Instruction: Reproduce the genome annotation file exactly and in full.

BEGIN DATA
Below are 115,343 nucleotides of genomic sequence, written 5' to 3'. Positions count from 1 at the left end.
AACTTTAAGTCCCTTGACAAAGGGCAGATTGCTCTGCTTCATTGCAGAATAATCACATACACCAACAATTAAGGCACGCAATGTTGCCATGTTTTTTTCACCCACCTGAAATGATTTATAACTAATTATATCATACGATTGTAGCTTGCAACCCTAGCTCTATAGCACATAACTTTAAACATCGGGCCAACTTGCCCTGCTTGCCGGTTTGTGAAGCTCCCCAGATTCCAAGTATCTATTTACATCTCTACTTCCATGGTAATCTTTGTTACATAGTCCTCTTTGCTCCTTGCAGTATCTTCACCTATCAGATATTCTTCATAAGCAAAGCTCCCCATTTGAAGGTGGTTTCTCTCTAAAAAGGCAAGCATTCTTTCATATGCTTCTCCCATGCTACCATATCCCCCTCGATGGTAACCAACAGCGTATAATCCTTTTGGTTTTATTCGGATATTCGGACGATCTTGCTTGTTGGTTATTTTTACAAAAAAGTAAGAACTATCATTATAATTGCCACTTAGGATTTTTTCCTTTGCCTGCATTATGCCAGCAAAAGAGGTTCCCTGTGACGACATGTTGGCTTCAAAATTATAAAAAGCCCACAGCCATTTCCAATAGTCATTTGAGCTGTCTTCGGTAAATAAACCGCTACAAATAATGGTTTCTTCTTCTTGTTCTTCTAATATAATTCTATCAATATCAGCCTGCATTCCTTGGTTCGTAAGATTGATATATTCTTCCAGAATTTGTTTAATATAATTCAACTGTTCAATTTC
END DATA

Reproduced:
Below are 115,343 nucleotides of genomic sequence, written 5' to 3'. Positions count from 1 at the left end.
AACTTTAAGTCCCTTGACAAAGGGCAGATTGCTCTGCTTCATTGCAGAATAATCACATACACCAACAATTAAGGCACGCAATGTTGCCATGTTTTTTTCACCCACCTGAAATGATTTATAACTAATTATATCATACGATTGTAGCTTGCAACCCTAGCTCTATAGCACATAACTTTAAACATCGGGCCAACTTGCCCTGCTTGCCGGTTTGTGAAGCTCCCCAGATTCCAAGTATCTATTTACATCTCTACTTCCATGGTAATCTTTGTTACATAGTCCTCTTTGCTCCTTGCAGTATCTTCACCTATCAGATATTCTTCATAAGCAAAGCTCCCCATTTGAAGGTGGTTTCTCTCTAAAAAGGCAAGCATTCTTTCATATGCTTCTCCCATGCTACCATATCCCCCTCGATGGTAACCAACAGCGTATAATCCTTTTGGTTTTATTCGGATATTCGGACGATCTTGCTTGTTGGTTATTTTTACAAAAAAGTAAGAACTATCATTATAATTGCCACTTAGGATTTTTTCCTTTGCCTGCATTATGCCAGCAAAAGAGGTTCCCTGTGACGACATGTTGGCTTCAAAATTATAAAAAGCCCACAGCCATTTCCAATAGTCATTTGAGCTGTCTTCGGTAAATAAACCGCTACAAATAATGGTTTCTTCTTCTTGTTCTTCTAATATAATTCTATCAATATCAGCCTGCATTCCTTGGTTCGTAAGATTGATATATTCTTCCAGAATTTGTTTAATATAATTCAACTGTTCAATTTC